Earlier this week, several Belarusian opposition figures were arrested in their home country and in neighboring Russia. The two nations made it clear that those arrested are all suspected of plotting an armed insurrection against President Alexander Lukashenko, whose long grip on power was challenged last year by mass protests. Members of the alleged conspiracy, who remain free, dismissed the accusations and said they were simply fantasizing about Lukashenko’s downfall.
The existence of an alleged plot to kill Lukashenko, other top Belarusian officials, and even their family members was revealed on Saturday. In Minsk, the national broadcaster ONT ran a story naming suspected conspirators and exposing their plans. The report offered as evidence several clips of what appears to be Zoom meetings between them.
In one, political scientist and commentator Aleksandr Feduta mentions the death of Egyptian President Anwar Sadat as an event that led to a “successful rotation” of national leadership. Sadat was assassinated during a military parade in 1981 by Islamist members of Egyptian armed forces unhappy with his rapprochement with Israel.
In another discussion, lawyer Yury Zenkovich imagined telling somebody: “Let us now finish off Luka, and decide who will rule Belarus later” at the ballot box. In yet another segment, the pair discussed how to ensure the loyalty of officials after a coup by threatening dissenters with prosecution.
Both people were arrested in Moscow this week, the FSB, Russia’s security service, announced on Sunday. The agency said it was tipped off by their counterparts in the Belarussian KGB that Zenkovich and Feduta were going to Moscow to meet people they believed to be “Belarusian generals” ready to turn against Lukashenko.
The plan discussed at the meeting, as described by the FSB, involved killing “almost the entire leadership” of Belarus, a military coup, and a power blackout of the entire country. “It was suggested that the active phase would be launched by some armed groups (‘partisans’), who are currently stationed at ‘secret bases’,” the FSB reported. The action was reportedly scheduled for May 9, when Belarus holds a military parade dedicated to the victory over Nazi Germany in 1945.
Hidden camera footage of what appeared to be the meeting in Moscow was aired by the ONT in its expose. In it, Zenkovich and Feduta detailed their suggestions on how to conduct a successful armed coup. They said Lukashenko needs to be “disposed of” and at least 30 in Minsk – presumably top officials – need to be “interned literally within the first hour.”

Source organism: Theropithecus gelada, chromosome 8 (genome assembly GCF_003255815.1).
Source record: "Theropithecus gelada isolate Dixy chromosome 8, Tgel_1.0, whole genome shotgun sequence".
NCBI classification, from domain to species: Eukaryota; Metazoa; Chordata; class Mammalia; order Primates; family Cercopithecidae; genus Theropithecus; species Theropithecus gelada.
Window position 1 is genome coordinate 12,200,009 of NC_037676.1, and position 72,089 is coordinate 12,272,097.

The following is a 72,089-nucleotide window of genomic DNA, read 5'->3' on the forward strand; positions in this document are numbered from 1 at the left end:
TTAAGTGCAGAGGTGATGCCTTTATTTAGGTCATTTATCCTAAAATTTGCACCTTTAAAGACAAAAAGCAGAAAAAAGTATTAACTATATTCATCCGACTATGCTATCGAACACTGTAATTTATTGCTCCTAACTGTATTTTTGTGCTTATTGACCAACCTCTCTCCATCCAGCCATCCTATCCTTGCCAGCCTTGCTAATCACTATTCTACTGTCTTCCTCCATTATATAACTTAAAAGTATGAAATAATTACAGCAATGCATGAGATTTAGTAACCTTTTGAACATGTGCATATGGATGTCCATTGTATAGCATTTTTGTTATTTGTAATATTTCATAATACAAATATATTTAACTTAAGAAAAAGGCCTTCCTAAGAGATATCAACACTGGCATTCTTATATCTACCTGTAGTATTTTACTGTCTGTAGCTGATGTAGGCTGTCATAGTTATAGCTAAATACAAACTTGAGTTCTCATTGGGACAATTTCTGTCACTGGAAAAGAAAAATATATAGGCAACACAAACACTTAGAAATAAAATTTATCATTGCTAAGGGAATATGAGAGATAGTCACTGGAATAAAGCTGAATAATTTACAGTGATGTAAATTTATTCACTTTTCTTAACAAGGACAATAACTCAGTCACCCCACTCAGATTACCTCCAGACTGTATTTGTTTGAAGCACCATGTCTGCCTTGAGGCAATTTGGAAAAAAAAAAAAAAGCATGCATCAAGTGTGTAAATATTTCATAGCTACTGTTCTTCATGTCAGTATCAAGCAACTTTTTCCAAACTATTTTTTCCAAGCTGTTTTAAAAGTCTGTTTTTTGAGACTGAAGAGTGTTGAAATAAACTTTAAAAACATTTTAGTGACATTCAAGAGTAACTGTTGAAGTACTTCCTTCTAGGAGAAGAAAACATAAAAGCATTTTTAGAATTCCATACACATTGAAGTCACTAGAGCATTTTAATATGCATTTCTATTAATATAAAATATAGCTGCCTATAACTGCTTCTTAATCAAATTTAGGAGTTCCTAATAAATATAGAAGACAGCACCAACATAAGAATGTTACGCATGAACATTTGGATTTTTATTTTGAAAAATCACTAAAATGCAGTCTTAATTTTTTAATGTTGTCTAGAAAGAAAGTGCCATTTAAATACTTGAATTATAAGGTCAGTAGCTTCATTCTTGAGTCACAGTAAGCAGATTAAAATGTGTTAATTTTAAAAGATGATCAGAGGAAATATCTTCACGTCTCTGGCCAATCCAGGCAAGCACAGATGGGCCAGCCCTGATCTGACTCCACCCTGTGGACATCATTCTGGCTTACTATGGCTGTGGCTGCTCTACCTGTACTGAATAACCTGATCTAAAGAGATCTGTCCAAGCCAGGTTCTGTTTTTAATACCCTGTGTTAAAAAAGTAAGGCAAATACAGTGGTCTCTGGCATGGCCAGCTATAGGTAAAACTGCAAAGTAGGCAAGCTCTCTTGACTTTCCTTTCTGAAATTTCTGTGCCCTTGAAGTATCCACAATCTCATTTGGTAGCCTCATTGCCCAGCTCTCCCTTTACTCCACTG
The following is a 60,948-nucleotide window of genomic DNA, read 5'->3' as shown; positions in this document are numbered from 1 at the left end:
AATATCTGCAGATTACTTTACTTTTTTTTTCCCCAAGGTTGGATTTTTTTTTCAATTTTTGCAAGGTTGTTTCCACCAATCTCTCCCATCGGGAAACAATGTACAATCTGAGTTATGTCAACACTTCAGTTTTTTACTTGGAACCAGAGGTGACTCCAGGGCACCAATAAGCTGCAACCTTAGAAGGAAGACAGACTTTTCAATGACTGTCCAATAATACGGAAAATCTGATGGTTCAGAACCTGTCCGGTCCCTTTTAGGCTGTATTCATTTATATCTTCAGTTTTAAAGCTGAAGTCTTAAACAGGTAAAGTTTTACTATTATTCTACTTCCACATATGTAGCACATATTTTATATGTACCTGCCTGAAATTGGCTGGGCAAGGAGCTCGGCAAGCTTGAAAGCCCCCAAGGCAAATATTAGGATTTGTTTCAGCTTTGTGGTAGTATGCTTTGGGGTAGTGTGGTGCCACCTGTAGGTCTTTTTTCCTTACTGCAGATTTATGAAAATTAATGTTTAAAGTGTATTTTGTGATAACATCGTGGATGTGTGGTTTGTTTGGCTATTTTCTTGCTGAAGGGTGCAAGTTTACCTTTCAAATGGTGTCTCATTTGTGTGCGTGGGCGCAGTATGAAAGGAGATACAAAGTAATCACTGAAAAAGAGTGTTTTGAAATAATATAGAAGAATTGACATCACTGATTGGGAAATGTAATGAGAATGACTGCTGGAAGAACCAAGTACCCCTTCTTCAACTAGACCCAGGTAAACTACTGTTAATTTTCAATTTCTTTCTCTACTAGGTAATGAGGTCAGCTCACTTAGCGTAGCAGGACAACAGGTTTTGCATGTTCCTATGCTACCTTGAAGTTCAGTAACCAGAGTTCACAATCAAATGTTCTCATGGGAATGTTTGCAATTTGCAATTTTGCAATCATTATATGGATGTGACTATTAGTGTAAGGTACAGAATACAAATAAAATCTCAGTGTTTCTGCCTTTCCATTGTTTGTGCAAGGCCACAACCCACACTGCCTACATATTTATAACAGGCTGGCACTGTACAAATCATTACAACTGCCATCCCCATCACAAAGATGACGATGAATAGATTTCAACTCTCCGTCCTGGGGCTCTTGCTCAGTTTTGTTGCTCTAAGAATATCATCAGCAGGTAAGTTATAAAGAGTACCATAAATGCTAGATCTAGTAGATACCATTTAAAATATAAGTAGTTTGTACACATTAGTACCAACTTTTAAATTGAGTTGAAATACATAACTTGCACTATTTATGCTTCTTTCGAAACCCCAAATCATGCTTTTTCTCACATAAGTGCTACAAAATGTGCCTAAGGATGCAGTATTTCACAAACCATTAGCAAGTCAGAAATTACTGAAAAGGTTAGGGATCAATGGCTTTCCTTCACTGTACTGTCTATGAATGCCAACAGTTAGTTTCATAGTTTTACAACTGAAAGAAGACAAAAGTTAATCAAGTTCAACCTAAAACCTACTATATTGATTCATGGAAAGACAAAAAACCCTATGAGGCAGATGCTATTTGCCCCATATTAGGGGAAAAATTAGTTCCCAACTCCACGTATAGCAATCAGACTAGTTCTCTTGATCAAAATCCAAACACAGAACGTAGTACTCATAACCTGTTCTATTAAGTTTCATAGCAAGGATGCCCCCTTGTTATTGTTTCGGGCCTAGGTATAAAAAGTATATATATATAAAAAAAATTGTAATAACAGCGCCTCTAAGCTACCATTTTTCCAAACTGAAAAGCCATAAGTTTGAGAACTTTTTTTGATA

Lukashenko himself spoke to the media to explain how his various opponents were plotting against him and his two sons. The group that includes Zenkovich and Feduta was “definitely the work of foreign intelligence,” he claimed, “most likely the CIA or the FBI.”
Lukashenko claimed that Zenkovich was an “American agent.” The lawyer has dual US-Belarusian citizenship and has been living in America for well over a decade. The president confirmed that the arrest earlier this week of Grigory Kortusyov, the leader of the opposition political Party BNF, was part of the move against the same alleged conspiracy. Zenkovich was a prominent member of the same party and held elected office on a local council before emigrating to the US.
Russian TV channel Rossiya 1 showed more of the hidden camera footage on Sunday. In it, Feduta suggested that a post-coup Belarus should be governed by a state council consisting of leaders of all registered political parties, while democracy was “grown up” from local self-governance.
He and Zenkovich suggested they should “curate” the likes of the press, the courts, the parliament, the justice and education ministries, the central election commission, and the development of a new constitution. Zenkovich implied a coup could be financially profitable for participants, saying Lukashenko must have a nest egg somewhere that “can be simply taken, quietly, if the occasion arises.”
The scale of the threat posed to the Belarusian government by the suspected plot is up for debate. The Zoom meetings shown in the ONT story included a total of seven people, including the three arrested individuals. One of the four others is Pavel Kulazhenko, who lives in New York. He said he and others were not part of a conspiracy but rather an online discussion club. They spoke about “the same things that are discussed every evening in every Belarusian family – how to speed up Lukashenko’s retirement,” he said.
Another individual, Seattle-based Aleksandr Perepichko, said a coup was “a prime way to get rid of a bloody dictatorship” and that “it would have been unprofessional not to discuss various scenarios for regime change in Belarus.” He denied Belarusian claims that the alleged plotters went further than venting their dislike of Lukashenko’s rule on Zoom. The ONT report claimed the ringleaders had received foreign money for their operation against the Belarusian president.
Last year, Lukashenko was re-elected as president of Belarus for a sixth consecutive term. Opposition forces claimed the vote was rigged and launched a months-long mass protest campaign, demanding that he step down. Lukashenko responded with a heavy-handed police crackdown and accusations against his detractors, who, he claimed, were trying to topple him with the backing of Western powers as had occurred in Ukraine.
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